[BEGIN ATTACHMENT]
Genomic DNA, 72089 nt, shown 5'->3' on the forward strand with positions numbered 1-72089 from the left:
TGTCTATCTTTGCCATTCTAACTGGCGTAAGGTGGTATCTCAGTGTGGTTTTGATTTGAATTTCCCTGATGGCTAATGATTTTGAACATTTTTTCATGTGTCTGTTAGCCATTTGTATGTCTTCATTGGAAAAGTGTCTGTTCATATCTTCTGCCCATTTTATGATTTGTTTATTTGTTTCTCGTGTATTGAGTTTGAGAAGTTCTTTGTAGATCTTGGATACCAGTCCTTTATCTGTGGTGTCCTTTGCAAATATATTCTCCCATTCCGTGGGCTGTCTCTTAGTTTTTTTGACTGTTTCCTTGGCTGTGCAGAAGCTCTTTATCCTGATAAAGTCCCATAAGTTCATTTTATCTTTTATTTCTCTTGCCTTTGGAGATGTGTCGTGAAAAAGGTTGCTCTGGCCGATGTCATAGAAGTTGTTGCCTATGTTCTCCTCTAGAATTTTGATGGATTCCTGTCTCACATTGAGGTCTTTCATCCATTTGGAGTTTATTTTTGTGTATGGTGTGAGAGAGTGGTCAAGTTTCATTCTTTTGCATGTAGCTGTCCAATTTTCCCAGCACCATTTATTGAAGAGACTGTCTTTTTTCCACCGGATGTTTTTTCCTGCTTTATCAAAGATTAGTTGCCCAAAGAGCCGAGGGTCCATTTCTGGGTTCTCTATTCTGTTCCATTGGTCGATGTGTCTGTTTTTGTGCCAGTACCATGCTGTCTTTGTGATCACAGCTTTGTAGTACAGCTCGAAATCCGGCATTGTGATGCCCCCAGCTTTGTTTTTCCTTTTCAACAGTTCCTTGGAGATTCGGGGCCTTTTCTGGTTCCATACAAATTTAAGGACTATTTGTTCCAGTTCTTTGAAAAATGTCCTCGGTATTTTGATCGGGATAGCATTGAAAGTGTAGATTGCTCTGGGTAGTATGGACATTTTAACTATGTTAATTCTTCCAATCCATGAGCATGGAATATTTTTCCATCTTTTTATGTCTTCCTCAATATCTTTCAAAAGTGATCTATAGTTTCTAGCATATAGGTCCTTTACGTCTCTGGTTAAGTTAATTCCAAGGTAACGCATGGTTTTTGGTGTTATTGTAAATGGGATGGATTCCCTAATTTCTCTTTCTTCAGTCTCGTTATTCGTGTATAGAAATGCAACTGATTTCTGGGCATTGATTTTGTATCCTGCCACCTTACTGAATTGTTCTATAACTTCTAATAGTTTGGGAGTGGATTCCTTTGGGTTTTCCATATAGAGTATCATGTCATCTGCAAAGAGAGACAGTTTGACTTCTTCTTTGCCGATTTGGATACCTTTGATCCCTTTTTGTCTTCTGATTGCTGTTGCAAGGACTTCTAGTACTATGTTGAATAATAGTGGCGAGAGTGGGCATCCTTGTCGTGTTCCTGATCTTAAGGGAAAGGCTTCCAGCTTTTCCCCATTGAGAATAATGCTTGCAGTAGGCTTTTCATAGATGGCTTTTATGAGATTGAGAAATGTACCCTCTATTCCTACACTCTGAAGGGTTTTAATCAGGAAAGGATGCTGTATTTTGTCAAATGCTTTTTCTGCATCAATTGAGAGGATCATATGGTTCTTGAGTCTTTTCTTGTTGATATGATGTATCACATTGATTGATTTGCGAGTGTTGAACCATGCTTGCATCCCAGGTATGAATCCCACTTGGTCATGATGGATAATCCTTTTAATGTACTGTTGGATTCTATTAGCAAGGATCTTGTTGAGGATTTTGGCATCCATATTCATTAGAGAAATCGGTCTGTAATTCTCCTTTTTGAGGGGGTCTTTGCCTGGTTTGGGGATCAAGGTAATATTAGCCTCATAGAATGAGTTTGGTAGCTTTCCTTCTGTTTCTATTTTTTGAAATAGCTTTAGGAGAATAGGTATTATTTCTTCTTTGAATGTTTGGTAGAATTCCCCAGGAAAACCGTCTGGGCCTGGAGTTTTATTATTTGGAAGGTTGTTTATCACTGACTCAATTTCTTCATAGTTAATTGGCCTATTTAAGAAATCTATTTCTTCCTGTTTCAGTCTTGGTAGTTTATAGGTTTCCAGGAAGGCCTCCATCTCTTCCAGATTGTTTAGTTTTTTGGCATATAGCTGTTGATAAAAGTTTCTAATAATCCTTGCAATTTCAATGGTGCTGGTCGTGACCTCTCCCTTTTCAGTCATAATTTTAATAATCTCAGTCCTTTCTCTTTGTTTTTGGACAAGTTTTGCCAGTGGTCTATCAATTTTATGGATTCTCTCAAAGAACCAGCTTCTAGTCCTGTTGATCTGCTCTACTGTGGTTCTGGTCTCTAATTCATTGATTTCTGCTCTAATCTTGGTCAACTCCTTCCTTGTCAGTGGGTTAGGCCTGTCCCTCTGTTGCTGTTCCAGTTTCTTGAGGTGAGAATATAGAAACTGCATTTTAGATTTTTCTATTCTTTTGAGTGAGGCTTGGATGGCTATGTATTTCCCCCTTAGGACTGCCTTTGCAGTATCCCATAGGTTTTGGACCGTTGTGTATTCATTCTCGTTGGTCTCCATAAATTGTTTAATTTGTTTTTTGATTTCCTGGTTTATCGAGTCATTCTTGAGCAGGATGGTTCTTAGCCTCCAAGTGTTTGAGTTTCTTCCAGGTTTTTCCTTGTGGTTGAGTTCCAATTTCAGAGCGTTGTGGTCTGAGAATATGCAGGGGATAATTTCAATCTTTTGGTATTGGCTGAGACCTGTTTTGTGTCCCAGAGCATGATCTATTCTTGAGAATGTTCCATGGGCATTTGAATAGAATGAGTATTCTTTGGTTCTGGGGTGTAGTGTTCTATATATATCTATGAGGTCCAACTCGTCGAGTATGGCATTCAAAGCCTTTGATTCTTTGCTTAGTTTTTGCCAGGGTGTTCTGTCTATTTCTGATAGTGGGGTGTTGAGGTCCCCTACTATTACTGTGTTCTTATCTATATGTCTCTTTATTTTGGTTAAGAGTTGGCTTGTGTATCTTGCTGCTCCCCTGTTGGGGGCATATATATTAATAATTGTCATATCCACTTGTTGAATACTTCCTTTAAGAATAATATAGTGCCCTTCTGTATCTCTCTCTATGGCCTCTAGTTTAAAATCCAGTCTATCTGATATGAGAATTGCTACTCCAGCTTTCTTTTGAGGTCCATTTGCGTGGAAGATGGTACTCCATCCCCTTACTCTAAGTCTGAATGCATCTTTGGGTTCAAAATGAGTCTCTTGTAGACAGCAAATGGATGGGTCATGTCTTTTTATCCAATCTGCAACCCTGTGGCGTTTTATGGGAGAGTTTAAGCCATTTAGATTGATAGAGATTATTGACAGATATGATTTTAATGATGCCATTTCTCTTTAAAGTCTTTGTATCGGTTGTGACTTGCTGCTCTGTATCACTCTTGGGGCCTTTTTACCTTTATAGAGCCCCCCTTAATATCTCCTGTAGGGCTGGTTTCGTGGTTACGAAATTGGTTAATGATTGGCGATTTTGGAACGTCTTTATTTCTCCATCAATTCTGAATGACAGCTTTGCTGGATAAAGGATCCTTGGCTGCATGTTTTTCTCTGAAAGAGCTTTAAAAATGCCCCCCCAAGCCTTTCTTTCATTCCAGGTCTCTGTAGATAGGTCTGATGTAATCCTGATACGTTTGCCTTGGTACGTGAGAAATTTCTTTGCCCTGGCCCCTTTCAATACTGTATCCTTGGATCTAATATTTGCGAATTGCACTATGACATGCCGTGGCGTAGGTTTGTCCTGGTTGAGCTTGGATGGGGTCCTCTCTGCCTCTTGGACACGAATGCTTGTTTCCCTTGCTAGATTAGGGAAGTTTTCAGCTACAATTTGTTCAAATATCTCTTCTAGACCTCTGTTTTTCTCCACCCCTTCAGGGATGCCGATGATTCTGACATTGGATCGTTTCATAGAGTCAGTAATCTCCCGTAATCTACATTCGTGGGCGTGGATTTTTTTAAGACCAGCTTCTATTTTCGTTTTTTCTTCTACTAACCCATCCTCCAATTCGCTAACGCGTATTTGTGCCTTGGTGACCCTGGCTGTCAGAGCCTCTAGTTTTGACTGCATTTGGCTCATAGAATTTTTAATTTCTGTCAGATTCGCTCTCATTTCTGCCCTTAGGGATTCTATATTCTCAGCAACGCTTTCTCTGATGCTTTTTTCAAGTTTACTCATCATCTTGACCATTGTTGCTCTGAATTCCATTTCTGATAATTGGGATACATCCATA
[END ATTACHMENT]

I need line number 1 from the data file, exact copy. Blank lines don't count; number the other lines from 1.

Genomic DNA, 72089 nt, shown 5'->3' on the forward strand with positions numbered 1-72089 from the left: